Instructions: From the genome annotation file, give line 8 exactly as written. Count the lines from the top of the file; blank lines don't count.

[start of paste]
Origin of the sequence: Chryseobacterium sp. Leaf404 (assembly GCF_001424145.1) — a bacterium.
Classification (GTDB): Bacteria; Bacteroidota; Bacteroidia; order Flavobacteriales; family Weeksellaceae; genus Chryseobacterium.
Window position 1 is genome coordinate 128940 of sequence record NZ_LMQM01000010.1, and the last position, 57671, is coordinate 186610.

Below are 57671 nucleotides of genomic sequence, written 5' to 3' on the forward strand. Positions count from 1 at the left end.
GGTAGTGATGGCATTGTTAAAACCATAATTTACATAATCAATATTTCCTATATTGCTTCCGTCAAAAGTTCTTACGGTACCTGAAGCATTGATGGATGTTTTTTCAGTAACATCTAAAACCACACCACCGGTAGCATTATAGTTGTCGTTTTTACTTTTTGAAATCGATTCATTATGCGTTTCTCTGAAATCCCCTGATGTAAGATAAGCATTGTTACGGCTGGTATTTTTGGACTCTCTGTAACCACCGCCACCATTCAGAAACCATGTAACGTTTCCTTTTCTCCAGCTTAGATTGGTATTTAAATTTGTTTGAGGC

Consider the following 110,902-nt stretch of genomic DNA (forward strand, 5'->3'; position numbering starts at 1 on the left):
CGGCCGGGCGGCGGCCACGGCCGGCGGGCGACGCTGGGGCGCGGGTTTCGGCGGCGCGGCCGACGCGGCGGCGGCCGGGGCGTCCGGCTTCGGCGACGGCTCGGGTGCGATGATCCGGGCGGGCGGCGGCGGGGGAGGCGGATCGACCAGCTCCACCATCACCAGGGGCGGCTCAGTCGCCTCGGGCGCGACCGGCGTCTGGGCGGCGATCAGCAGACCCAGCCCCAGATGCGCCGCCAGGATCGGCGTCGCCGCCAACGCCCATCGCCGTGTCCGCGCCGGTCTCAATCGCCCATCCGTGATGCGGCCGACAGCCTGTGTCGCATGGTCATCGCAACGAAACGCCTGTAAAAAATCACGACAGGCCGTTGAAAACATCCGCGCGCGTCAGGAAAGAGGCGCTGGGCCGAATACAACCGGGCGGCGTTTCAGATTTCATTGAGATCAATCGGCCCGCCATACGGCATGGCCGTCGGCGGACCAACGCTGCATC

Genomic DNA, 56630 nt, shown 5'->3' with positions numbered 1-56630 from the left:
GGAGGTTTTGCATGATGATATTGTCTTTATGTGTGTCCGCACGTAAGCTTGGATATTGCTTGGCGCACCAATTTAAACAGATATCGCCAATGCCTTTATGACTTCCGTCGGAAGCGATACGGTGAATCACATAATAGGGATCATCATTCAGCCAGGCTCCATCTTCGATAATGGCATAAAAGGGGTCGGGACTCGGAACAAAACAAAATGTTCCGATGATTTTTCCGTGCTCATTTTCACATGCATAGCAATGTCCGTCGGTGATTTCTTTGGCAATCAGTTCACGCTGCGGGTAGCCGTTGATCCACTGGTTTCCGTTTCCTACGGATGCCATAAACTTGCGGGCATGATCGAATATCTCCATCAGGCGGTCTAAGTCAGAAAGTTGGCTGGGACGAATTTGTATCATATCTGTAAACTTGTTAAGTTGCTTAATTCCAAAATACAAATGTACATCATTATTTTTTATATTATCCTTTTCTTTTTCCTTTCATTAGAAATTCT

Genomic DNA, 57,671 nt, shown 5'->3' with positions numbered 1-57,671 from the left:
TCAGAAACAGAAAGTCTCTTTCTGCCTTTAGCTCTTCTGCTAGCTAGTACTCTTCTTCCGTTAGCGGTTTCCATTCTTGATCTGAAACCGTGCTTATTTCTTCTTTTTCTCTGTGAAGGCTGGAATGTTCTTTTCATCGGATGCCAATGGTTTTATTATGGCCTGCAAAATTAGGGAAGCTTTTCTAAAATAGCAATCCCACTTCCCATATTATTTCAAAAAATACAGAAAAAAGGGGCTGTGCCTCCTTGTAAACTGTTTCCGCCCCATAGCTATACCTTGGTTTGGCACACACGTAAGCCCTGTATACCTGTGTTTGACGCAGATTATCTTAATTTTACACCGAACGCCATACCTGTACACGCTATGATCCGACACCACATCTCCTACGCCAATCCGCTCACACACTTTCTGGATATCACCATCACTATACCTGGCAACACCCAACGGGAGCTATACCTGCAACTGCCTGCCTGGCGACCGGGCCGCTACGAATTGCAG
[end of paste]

Genomic DNA, 56630 nt, shown 5'->3' with positions numbered 1-56630 from the left: